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Experimental studies of air pocket movement in a pressurized spillway conduit
KTH, School of Architecture and the Built Environment (ABE), Land and Water Resources Engineering, Hydraulic Engineering.
KTH, School of Architecture and the Built Environment (ABE), Land and Water Resources Engineering, Hydraulic Engineering.
2013 (English)In: Journal of Hydraulic Research, ISSN 0022-1686, E-ISSN 1814-2079, Vol. 51, no 3, 265-272 p.Article in journal (Refereed) Published
Abstract [en]

Undesired air entrainment in a bottom outlet conduit causes pressure transients, leading to conduit vibrations, blowbacks and discharge pulsations and thus endangers operational safety. In this study, the propagation velocity of a solitary air pocket and the characteristics of its critical velocity were examined in experiments conducted using a 240-mm-diameter pipe. Air pocket movement depends on the pipe diameter, slope, roughness and air pocket size. The critical pipe Froude number for initiating downstream movement of an air pocket is smaller in a larger pipe, most likely due to the scale effect and/or to a smaller reduction in the effective cross-sectional area. The critical velocity in rough pipes was found to be independent of the air pocket size. A minimum Froude number was suggested for a rough pipe instead of a critical pipe Froude number because the air removal process was found to involve successive air losses from the air pocket caused by turbulence.

Place, publisher, year, edition, pages
Taylor & Francis, 2013. Vol. 51, no 3, 265-272 p.
Keyword [en]
Air pocket, bottom outlet, critical velocity, large diameter pipe, roughness effect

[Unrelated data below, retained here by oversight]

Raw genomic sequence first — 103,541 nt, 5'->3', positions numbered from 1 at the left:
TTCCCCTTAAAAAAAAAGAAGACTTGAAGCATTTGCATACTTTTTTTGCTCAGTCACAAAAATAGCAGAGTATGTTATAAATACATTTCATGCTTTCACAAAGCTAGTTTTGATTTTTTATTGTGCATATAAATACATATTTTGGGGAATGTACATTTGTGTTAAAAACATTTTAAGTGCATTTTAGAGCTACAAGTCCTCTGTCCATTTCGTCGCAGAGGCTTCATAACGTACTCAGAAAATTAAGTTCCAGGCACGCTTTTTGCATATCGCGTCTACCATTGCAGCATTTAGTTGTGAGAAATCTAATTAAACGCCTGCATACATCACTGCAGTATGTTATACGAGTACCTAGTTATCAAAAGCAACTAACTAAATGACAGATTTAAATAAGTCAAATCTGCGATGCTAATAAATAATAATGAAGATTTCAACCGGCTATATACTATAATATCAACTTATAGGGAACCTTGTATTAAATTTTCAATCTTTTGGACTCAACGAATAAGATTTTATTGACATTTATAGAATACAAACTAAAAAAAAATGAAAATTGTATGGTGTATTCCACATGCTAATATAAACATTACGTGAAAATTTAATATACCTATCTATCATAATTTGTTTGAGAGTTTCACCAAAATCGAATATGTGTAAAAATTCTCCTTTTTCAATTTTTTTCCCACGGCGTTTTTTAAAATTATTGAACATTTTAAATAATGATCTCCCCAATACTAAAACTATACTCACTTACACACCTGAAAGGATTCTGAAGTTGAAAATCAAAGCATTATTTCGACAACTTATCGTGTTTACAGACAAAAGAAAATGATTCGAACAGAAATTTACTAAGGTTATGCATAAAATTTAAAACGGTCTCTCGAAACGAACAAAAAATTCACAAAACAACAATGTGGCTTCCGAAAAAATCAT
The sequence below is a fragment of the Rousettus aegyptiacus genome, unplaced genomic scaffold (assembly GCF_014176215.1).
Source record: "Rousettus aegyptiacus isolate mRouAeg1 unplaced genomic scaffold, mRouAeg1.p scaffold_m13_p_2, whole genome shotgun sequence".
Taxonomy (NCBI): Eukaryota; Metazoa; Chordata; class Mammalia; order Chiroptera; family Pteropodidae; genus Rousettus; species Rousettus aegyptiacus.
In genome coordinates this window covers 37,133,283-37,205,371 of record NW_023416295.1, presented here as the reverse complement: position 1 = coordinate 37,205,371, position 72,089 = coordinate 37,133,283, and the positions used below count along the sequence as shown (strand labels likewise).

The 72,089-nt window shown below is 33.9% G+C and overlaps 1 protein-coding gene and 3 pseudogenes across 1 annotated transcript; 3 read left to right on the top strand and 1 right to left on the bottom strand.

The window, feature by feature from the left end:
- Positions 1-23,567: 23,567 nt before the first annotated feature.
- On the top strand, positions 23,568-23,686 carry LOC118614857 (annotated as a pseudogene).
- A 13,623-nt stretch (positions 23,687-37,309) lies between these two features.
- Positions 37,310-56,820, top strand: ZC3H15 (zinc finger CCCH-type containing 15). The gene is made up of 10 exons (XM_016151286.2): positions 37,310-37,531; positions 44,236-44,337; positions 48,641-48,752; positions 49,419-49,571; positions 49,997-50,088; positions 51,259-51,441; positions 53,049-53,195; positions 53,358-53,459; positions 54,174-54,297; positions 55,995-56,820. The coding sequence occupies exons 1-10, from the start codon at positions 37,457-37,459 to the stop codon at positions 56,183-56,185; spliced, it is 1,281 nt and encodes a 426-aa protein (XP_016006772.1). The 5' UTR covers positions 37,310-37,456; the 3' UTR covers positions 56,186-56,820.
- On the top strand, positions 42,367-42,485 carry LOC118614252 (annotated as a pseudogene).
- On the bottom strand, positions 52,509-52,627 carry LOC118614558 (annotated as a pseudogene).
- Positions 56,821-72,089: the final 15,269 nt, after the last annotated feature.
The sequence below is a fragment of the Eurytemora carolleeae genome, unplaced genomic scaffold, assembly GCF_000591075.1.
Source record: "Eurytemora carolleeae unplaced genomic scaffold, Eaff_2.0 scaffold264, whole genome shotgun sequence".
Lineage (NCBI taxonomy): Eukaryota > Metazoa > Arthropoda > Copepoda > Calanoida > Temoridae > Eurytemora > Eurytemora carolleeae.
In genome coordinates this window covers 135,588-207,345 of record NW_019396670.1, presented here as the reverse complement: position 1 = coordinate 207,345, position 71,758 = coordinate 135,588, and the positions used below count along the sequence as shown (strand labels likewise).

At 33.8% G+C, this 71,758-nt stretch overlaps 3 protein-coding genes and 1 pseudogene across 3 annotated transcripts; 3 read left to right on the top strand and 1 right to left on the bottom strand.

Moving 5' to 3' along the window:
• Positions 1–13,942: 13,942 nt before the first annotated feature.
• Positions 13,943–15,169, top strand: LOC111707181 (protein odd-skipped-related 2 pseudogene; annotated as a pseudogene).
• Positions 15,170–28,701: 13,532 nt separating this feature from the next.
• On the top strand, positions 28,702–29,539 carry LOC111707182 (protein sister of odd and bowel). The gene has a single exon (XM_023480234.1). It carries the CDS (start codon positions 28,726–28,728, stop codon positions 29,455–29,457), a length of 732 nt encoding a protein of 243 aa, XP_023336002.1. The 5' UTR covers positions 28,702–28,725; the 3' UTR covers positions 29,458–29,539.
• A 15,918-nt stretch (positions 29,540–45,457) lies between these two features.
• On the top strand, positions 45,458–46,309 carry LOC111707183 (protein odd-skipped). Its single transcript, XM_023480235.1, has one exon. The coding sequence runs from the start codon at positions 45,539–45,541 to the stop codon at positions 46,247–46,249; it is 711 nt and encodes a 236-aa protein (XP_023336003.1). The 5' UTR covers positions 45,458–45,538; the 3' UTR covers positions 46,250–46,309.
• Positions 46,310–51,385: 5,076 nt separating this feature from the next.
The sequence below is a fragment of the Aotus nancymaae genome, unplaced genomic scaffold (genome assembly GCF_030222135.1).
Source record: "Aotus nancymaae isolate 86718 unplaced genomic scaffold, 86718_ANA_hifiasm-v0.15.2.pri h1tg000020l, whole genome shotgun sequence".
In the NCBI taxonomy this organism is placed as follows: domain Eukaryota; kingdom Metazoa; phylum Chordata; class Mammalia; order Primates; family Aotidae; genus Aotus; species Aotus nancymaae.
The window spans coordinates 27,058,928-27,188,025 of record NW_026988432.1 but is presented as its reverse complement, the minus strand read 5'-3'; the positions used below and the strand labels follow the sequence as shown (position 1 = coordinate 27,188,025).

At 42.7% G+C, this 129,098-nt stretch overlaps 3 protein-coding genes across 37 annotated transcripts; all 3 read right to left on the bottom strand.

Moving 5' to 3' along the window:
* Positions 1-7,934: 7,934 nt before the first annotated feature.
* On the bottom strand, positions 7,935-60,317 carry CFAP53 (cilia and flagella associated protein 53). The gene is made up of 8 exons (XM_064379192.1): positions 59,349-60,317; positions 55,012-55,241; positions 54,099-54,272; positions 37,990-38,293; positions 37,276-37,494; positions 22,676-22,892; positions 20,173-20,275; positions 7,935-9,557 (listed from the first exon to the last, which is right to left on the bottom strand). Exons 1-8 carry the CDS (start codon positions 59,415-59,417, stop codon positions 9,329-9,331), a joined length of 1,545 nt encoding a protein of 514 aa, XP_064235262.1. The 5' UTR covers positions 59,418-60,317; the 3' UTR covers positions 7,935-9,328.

National Category
Water Engineering
Identifiers
URN: urn:nbn:se:kth:diva-52308DOI: 10.1080/00221686.2013.777371ISI: 000320361500004Scopus ID: 2-s2.0-84879825055OAI: oai:DiVA.org:kth-52308DiVA: diva2:465913
Note

QC 20130806. Updated from submitted to published.

Available from: 2011-12-15 Created: 2011-12-15 Last updated: 2017-12-08Bibliographically approved
In thesis
1. Air-pocket transport in conjunction with bottom-outlet conduits for dams
Open this publication in new window or tab >>Air-pocket transport in conjunction with bottom-outlet conduits for dams
2011 (English)Licentiate thesis, comprehensive summary (Other academic)
Abstract [en]

Undesired air entrainment in bottom outlet conduits of dams may cause pressure transients, leading to conduit vibrations, blowback, discharge pulsation and even cavitation, and jeopardize the operational safety. Due to design limitations or construction costs, it is impossible to create an air free environment in a pressurized pipe. Therefore, it is essential to understand the air transport in enclosed pipes in order to provide guidance in bottom outlet design and operation. The commonly used criterion of the air-pocket movement in pipe flow is the water flow velocity for starting moving an air pocket, the so-called critical velocity.